Going Deep on Performance-based Regulation

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When America’s Power Plan was released in 2013, our number one recommendation was for utilities to move toward performance-based regulation, shifting utility focus away from capital investment and sales volume, putting focus instead on delivering value for customers—in the form of an affordable, reliable, and clean power system.

Performance-based regulation has been gaining momentum in several states (including Minnesota, New York, California, and Illinois). To support those states and others considering this regulatory change, we have produced several papers and briefs that offer perspective on more of the details of performance-based regulation.

For more information and resources about this subject from a wide community of experts on this topic, see our Ratemaking and Utility Business Models solutions page.


General Resources

Overview: Rethinking Policy to Deliver a Clean Energy Future

Hal Harvey and Sonia Aggarwal; America’s Power Plan
32 pages; 680 KB
APPblankThis paper provides an overview of America’s Power Plan, a platform for policymakers, market operators, and utilities to think through strategies to manage transformation of the power sector. America’s Power Plan covers a set of power-related issues: regional planning, market design, ratemaking and utility business models, and system optimization. A full report of power sector policy recommendations can be found here.
 

Performance-Based Regulation: A Presentation for the National Governors’ Association

Sonia Aggarwal; America’s Power Plan
26 slides; 6 MB
pbr_coverUtility customers are demanding new services from the power sector, and many are contemplating whether cost of service regulation can meet today’s goal of a resilient, clean, affordable, and safe electricity system. Utility regulation has traditionally asked the question: “did we pay the right amount for what we got?” Performance-based regulation (PBR) changes the central question to: “are we paying the right amount for what we want” Under PBR, rather than utility profit increasing as utility investment increases, utility profit increases as performance improves. This presentation highlights a handful of ways to design PBR well, including some examples from Illinois and the UK.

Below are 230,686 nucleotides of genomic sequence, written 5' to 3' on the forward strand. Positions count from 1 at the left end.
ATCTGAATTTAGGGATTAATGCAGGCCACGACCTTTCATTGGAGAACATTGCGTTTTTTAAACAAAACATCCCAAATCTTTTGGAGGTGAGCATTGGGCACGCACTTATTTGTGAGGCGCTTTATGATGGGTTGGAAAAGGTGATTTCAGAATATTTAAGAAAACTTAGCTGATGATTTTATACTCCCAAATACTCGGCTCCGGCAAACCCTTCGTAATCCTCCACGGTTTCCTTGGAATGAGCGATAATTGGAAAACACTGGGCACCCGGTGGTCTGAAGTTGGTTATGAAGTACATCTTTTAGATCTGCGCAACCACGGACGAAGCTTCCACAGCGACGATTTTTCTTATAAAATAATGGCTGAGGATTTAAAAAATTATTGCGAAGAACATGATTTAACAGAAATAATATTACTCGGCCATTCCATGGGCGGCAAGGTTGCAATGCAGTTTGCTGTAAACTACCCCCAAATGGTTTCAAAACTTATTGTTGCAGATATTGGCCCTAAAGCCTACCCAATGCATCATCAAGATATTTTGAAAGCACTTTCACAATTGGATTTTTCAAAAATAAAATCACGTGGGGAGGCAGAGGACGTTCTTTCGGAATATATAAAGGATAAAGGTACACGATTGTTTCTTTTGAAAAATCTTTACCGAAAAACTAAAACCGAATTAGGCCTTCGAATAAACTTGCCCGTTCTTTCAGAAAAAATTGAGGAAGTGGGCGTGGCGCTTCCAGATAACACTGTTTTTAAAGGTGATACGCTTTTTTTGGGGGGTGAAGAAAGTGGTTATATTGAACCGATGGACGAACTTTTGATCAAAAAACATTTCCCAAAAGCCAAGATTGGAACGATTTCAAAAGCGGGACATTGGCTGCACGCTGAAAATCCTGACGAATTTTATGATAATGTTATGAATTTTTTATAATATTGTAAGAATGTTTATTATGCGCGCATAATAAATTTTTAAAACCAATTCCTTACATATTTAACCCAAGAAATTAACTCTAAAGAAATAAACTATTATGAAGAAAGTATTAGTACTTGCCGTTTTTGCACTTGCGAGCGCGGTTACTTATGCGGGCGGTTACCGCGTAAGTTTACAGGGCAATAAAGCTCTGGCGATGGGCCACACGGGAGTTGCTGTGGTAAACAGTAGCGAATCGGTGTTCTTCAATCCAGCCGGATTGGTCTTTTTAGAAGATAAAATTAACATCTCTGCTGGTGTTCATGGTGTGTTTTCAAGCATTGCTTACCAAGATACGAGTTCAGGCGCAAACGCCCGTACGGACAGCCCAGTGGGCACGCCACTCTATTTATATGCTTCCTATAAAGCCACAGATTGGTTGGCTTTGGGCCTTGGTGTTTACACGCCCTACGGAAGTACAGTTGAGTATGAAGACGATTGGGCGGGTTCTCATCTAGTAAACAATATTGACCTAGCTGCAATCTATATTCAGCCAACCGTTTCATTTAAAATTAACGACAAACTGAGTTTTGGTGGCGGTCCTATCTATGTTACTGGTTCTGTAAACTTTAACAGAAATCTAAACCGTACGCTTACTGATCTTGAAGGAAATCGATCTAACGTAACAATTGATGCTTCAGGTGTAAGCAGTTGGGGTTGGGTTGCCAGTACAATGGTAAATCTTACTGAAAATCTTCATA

Utility Models: Questions For Regulators And Stakeholders To Ask And Answer As Utilities Evolve

Ron Lehr and Sonia Aggarwal; America’s Power Plan
3 pages; 790 KB
Every utility regulatory model has embedded incentives. This list is intended to help state policymakers and other stakeholders pinpoint questions they can ask and answer to explore how incentives from cost of service regulation and performance regulation relate to today’s power system goals.
 
 
 

Getting the Most out of Grid Modernization

Sonia Aggarwal and Mike O’Boyle; America’s Power Plan
7 pages; 140 KB
transmissionpixabay2The prospect of large grid modernization investment triggers a key question – is it worth it? As different states consider upfront investments in modernizing the grid, regulators need ways to ensure utilities maximize the potential benefits of grid modernization in a timely fashion. This white paper provides program design considerations and metrics that can guide utility investment and increase the chances that customers get the most out of grid modernization efforts.
 

New Regulatory Models

Sonia Aggarwal (America’s Power Plan), Eddie Burgess (Utility of the Future Center)
42 pages; 3.7 MB
NewRegulatoryModelsThis paper builds on America’s Power Plan’s “New Utility and Regulatory Models for the Modern Era” to propose new policy and regulatory opportunities for utilities, with particular focus on performance-based ratemaking. The paper includes seven case studies to demonstrate lessons from experience with performance-oriented utility compensation mechanisms, and draws out some principles for policy design. See also this presentation to the National Governors Association from September 2014.
 

Improving Performance in Publicly-Owned Utilities

Michael O’Boyle and Sonia Aggarwal; America’s Power Plan
21 pages; 1.1 MB